I am looking for strategies for creating a puzzle with a unique solution, and ways of testing for uniqueness.

Specifically, I'm trying to create cross sums puzzles. How can you create one with a unique solution? The images show a small cross sum with two solutions:

Solution 1

Solution 2

If I can find a way of creating a seemingly unique solution, then how can I test for uniqueness? With cross sums the brute force approach would be to try each number permutation, correct? and on a larger puzzle this may take a long time.

Edit: Okay, thank you for the input so far! @Prem and others. Going off the part (A) that Prem offered I decided to create independent equations. So I wrote some functions to help me out. The functions create a system of independent equations by arbitrarily creating bit strings with the conditions that, the string is 9 in length, there can only be 1-9 in a traditional cross-sums and that numbers do not repeat in a string and that each string is different. Here are the java functions:

// CLASS PieceMaker
    // Creates bitstrings length of 9
    public String[] independentEquations(int count) {
    String[] equations = new String[count];
        Arrays.fill(equations, "0");
        for(int itr=0;itr<count;itr++){
            String equation=""; boolean loop=false;
            do{ equation=""; loop=false;
                for(int itr2=0;itr2<9;itr2++){
                    Integer temp=generator.nextInt(2);
                for(int itr3=0;itr3<count;itr3++){if(equations[itr3].equals(equation)){loop=true;};}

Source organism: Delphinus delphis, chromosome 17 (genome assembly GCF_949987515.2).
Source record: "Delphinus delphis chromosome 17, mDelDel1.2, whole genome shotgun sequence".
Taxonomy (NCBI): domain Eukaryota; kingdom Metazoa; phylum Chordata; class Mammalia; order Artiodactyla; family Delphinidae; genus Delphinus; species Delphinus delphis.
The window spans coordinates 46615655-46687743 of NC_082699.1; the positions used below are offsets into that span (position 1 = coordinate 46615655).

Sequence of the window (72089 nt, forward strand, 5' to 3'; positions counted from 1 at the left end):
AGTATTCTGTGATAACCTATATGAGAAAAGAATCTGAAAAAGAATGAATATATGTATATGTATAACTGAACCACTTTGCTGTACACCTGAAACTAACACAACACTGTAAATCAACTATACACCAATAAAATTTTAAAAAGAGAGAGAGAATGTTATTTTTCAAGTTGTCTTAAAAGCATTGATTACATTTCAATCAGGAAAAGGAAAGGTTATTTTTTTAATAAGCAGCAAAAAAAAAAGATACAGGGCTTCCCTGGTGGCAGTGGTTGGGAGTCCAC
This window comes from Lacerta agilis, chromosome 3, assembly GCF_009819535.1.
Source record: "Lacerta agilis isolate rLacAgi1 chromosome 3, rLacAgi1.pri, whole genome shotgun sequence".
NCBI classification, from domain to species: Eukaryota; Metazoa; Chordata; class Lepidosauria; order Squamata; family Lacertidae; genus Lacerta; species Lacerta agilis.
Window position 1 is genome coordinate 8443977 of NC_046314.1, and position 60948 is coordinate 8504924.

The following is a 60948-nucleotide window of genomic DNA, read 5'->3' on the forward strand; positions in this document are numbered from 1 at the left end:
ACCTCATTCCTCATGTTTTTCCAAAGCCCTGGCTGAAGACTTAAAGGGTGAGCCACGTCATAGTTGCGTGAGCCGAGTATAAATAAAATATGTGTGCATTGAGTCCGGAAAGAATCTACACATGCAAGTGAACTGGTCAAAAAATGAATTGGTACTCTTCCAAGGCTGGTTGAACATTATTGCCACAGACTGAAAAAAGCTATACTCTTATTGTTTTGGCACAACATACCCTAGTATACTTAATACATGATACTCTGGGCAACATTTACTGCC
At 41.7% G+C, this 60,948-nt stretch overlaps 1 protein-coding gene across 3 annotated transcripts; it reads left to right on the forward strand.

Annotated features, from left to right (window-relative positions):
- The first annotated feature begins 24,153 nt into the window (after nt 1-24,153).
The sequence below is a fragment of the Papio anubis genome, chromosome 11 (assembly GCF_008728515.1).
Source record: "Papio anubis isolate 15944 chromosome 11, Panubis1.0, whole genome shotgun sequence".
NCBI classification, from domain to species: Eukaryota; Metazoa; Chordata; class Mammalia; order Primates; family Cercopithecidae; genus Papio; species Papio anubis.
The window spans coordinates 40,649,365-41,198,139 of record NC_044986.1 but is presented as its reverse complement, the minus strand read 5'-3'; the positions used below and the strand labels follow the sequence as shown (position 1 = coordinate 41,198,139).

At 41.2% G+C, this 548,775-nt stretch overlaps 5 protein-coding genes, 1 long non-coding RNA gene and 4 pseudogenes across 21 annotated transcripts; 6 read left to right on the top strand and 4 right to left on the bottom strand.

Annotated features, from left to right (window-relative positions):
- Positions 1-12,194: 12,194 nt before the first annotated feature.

return equations;

// Makes readable equations
    public String[] turnIntoSumsString(String[] independentEquations) {
        String[] temp = new String[independentEquations.length];
        Arrays.fill(temp, "");
            for(int itr=0;itr<independentEquations.length;itr++){
                for(int itr2=0;itr2<independentEquations[itr2].length();itr2++){
                    if(independentEquations[itr].substring(itr2, itr2+1).equals("0")){temp[itr]+="";};
                    if(independentEquations[itr].substring(itr2, itr2+1).equals("1")){temp[itr]+=" + " + (itr2+1);};
        return independentEquations;

Called from main:

// CLASS main
// A system of 15 independent equations
    PieceMaker pm = new PieceMaker();
        String[] independentEquations = pm.independentEquations(15);
        for(int itr=0;itr<15;itr++){
        independentEquations = pm.turnIntoSumsString(independentEquations);
        for(int itr=0;itr<15;itr++){

And what's output:

 + 1 + 2 + 3 + 4 + 5 + 6 + 7
 + 1 + 2 + 3 + 4 + 7 + 8 + 9
 + 6 + 7 + 8 + 9
 + 1 + 6 + 7 + 8 + 9
 + 2 + 4 + 5 + 9
 + 1 + 2 + 3 + 4 + 8
 + 2 + 3 + 5 + 6
 + 2 + 7 + 9
 + 1 + 3 + 4 + 5 + 6 + 9
 + 2 + 5 + 6 + 7
 + 2 + 3 + 6 + 8
 + 1 + 6
 + 3 + 5 + 7 + 9
 + 2 + 4 + 9
 + 5 + 7 + 9

Now what remains is an algorithm to place the sums appropriately on a puzzle board. Also, the numbers should be mixed around so that they don't appear in order in the puzzle.

  • $\begingroup$ how does the white 3 in the black triangle fit in? $\endgroup$
    – JLee
    Jun 5 '15 at 2:53
  • 2
    $\begingroup$ Welcome to Puzzling.SE! Your question is a great question, clearly written and with a narrow, specific goal- the kind we like. We hope to see you keep this high level of question posts moving forward, which makes the site better. $\endgroup$
    – JLee
    Jun 5 '15 at 2:55
  • $\begingroup$ @JLee The white 3 tells you that the numbers in the horizontal row of white squares to the right of that three (namely, the single white square) must sum to 3. This is the trivial case where "clue" just tells you what number to put in that box. $\endgroup$ Jun 5 '15 at 3:21